Virginia Tech Dendrology

stink currant Grossulariaceae Ribes bracteosum Douglas ex Hook. Listen to the Latin symbol: RIBR
Leaf: Alternate, simple, deciduous, maple leaf-shaped with 5-7 deep lobes, 2 to 8 inches across, long petiole, upper surface is glabrous and the lower surface is dull with sparse hairs and yellow glands. Leaves are stinky when crushed.
Flower: Perfect; inflorescence is erect and composed of 20-40 individual, small white flowers in a narrow, spike-like cluster 6 to 12 inches long.
Fruit: Small blue-black berries with a whitish bloom occuring in long clusters (6 to 12 inches), edible but taste is highly variable. The long clusters are quite distinctive since most currants bear their fruit in small clumps.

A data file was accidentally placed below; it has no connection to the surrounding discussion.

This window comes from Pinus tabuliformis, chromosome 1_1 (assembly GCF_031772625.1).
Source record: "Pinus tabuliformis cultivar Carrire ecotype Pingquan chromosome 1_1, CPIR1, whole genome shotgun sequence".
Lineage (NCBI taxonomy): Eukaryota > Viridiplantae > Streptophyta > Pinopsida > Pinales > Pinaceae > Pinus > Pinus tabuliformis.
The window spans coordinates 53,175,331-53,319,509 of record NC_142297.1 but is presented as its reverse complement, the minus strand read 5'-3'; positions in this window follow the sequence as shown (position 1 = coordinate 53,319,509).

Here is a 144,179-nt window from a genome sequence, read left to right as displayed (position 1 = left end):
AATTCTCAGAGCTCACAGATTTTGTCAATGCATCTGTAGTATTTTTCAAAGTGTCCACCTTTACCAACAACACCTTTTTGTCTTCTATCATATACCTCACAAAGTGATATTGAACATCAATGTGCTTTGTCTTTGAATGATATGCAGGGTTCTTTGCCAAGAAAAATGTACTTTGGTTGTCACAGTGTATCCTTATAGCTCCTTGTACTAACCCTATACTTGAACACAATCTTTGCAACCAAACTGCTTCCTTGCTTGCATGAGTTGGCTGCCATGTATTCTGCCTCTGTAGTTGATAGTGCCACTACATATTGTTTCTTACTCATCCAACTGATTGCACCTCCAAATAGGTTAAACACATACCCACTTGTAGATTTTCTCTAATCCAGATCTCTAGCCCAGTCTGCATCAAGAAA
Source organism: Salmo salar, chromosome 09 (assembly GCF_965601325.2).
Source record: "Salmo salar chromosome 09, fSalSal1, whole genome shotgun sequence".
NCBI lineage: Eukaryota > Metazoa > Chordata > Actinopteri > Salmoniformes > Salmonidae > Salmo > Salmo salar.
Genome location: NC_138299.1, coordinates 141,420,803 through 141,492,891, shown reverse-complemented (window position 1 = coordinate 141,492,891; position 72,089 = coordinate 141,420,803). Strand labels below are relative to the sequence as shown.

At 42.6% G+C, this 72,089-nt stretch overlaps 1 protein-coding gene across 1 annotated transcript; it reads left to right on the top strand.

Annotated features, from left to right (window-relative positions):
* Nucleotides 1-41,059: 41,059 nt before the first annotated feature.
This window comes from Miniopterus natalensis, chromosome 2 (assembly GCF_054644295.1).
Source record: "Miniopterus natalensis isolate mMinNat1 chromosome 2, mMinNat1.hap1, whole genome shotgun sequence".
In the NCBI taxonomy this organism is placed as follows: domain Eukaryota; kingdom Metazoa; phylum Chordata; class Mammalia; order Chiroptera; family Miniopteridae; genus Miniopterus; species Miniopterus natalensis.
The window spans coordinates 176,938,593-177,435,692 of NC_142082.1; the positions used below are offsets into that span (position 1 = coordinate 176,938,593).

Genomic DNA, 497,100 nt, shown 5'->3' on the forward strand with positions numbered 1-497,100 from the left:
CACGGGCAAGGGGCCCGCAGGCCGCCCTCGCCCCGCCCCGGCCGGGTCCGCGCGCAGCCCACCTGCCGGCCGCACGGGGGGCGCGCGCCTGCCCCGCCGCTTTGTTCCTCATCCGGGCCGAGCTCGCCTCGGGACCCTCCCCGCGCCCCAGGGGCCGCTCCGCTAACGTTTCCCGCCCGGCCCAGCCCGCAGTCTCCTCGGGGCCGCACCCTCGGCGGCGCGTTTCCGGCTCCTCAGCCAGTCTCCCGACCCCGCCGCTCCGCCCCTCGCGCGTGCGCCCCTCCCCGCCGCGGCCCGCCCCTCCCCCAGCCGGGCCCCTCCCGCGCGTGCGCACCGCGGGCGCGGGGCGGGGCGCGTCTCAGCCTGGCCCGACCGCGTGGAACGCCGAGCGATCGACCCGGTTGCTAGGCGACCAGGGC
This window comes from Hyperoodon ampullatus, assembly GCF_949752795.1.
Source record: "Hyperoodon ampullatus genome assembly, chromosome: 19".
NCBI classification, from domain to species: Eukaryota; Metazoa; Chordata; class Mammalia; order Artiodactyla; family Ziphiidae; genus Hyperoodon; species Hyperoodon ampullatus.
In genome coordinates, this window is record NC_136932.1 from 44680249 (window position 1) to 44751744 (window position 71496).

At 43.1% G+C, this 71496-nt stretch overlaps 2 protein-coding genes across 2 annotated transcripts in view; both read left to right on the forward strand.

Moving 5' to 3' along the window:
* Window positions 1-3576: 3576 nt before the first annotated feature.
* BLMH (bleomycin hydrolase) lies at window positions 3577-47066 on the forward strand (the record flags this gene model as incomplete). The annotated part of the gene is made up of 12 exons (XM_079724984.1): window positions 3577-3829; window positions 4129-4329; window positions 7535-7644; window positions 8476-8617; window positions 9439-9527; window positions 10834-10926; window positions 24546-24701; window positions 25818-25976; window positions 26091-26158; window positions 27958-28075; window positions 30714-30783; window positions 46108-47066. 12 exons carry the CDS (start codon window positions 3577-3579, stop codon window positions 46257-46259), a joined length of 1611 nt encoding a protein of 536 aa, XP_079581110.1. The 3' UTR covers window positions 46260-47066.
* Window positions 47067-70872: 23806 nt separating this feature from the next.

Twig: All parts are round and unarmed.
Bark: Green to brown with yellow glands that smell sweet, skunky, or catty.
Form: Erect, unarmed, usually less than 12 feet tall.
Looks like: mapleleaf currant - wax currant - red-flowering currant - sticky currant
leaf flower fruit twig bark form1 map
Additional Range Information: Ribes bracteosum is native to North America. Range may be expanded by planting. See states reporting stink currant.
External Links: USDA Plants Database
All material © 2018 Virginia Tech Dept. of Forest Resources and Environmental Conservation; Photos and text by: John Seiler, Edward Jensen, Alex Niemiera, and John Peterson; Silvics reprinted from Ag Handbook 654